By Nancy McNaughton
Title of Reviewed Work: Design of a New Professional Practice Laboratory Course using Standardized Patients
Introduction: This article gives an in depth description of a unique patient centered pharmacy practice course in which Standardized Patients enacted members of an extended family in order to help senior level students transition from didactic learning to practical care of patients in their first placements.
Author(s): Austin, Z., Tabak, D.
Article: Design of a new professional practice laboratory course using standardized patients
Publication: American Journal of Pharmaceutical Education, 62, 271-27 Grants and Research
Annotation: The first author is a professor in the Faculty of Pharmacy and the second is a lecturer with the Department of Family and Community Medicine and an Associate Director of the Standardized Patient Program in the Faculty of Medicine, both at the University of Toronto.
The course took place over ten weeks in three hour sessions of which two hours were dedicated to SP interviews. Students were broken into groups of eight to ten, with each group presenting at a community pharmacy. Twenty patient cases (ten broken into part A and ten into part B) were developed based on the care of one extended family (the Osbaldestons). SPs returned to the same “pharmacy” over the ten weeks. Student assessment following the course included both formative and summative components including SP interactions, case write up and care plan. The grading was honours/pass/fail. Of the one hundred and thirty students who took the course, one hundred and six received a pass and twenty four received honours.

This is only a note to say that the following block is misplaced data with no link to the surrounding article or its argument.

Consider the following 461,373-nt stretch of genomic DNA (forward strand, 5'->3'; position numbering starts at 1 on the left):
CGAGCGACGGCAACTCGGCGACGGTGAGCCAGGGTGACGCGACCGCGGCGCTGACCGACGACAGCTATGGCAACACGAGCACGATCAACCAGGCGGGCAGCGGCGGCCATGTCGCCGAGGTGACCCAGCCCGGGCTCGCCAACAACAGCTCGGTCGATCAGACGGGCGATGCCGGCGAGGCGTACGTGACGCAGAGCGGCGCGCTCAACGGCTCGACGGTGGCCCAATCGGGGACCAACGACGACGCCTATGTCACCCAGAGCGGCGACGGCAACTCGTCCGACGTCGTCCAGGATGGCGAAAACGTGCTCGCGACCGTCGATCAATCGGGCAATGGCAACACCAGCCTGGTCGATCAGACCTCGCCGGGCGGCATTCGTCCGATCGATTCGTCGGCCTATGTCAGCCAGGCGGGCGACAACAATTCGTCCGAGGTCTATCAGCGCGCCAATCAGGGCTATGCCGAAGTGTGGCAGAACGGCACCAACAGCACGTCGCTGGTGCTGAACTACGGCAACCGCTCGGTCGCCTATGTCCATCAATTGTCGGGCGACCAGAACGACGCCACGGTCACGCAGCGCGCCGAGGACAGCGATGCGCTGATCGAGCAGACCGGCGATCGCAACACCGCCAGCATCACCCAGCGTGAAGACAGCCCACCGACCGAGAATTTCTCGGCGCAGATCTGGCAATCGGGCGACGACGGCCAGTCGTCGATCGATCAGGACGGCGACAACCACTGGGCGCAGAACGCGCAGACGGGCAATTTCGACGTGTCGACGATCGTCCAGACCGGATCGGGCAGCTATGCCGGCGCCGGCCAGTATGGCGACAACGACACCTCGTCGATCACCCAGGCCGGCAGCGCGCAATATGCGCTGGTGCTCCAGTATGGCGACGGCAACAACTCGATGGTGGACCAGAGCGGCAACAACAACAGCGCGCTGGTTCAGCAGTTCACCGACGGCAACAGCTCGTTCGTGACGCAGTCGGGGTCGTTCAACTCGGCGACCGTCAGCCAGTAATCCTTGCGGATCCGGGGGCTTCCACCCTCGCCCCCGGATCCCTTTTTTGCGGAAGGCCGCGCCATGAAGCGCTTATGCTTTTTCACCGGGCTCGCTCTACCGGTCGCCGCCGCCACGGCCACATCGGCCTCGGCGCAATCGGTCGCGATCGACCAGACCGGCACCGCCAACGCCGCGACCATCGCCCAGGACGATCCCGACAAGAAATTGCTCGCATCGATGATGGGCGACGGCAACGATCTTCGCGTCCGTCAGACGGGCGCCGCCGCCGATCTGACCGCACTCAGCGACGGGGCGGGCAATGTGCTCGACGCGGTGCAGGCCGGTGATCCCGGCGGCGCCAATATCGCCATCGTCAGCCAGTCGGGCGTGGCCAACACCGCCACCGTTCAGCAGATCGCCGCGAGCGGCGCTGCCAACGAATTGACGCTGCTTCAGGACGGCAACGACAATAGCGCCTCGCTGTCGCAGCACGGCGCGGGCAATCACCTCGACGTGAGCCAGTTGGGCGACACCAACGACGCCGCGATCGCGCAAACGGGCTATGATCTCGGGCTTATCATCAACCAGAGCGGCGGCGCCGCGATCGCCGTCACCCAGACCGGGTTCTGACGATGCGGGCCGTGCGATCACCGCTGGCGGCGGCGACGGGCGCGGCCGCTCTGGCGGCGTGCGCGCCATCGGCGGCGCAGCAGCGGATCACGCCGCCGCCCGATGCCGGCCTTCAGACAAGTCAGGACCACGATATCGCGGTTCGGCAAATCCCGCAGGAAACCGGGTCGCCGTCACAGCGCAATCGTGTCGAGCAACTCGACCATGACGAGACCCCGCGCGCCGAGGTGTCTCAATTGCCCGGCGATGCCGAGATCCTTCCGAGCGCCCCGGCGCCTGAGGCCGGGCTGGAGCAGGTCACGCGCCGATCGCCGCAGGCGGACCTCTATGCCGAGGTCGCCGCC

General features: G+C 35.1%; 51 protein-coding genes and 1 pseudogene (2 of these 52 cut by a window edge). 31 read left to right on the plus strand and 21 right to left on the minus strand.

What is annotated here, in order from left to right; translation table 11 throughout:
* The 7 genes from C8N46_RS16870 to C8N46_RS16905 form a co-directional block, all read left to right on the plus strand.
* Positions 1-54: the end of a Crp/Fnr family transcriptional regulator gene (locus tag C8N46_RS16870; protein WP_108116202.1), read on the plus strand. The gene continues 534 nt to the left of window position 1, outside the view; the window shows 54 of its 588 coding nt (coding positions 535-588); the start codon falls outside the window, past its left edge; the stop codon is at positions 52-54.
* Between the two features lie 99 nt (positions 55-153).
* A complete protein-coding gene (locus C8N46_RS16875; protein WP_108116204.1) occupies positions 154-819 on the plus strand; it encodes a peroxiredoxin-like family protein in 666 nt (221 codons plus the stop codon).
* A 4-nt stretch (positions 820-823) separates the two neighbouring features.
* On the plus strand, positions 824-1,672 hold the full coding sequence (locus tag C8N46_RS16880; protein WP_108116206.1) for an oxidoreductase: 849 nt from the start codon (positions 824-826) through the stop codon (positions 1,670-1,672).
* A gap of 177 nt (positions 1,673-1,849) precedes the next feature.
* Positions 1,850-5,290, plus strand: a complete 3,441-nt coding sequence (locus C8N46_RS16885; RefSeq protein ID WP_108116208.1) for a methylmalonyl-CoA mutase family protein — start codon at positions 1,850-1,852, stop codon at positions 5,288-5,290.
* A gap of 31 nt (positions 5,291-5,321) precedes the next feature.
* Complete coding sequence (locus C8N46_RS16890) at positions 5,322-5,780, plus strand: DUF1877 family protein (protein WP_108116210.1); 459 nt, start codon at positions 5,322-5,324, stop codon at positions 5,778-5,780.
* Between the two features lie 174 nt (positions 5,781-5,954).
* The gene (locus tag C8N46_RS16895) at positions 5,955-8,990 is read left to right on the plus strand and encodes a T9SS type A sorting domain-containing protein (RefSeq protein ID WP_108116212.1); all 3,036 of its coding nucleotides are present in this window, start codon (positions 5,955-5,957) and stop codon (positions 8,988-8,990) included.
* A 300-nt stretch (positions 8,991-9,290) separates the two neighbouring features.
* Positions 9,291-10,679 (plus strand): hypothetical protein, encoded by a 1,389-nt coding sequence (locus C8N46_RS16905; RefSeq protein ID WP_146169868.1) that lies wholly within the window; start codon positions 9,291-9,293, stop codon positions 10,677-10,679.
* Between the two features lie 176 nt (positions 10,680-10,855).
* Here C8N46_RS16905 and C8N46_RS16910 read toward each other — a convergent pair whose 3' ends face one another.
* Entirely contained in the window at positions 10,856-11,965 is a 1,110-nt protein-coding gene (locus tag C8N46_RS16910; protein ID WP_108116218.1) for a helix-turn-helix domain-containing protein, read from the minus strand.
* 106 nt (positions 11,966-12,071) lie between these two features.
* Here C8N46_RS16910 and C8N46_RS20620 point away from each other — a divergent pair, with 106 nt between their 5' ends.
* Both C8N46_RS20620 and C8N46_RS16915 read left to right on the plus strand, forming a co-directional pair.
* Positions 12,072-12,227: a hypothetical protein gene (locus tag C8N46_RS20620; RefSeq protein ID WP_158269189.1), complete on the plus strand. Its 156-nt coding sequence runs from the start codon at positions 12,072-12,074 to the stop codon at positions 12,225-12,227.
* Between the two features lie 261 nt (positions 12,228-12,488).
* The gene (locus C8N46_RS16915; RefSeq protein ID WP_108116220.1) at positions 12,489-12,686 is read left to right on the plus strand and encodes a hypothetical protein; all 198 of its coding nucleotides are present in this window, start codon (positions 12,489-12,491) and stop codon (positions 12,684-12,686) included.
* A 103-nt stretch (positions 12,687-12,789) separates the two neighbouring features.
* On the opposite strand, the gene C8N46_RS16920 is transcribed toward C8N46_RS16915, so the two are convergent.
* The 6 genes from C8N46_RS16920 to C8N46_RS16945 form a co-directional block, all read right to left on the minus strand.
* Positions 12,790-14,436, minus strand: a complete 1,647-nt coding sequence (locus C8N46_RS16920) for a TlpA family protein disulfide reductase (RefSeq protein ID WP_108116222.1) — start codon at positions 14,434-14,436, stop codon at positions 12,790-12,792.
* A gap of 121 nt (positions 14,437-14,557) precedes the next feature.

Evaluation: The course was evaluated by one hundred and twenty students as a highly positive experience. Students suggested that the opportunity to “practice” on SPs prior to encountering real patients was beneficial and assisted in the provision of pharmaceutical care.
The authors’ appendices include a wealth of resources including a sample of one SP case, the global assessment instrument, a sample schedule, and summary of student evaluations of the course.
Conclusion: Two valuable contributions made by this curriculum stand out. First, each student had the opportunity to revisit members of the Osbaldeston family over their changing health care needs. This allowed the student to experience a continuity of care model and increase their sense of responsibility to the patient. Secondly, standardized patients were invited into the learning conversation beyond the traditional feedback about communication and interpersonal skills, commenting on their own life experience to broaden student understanding.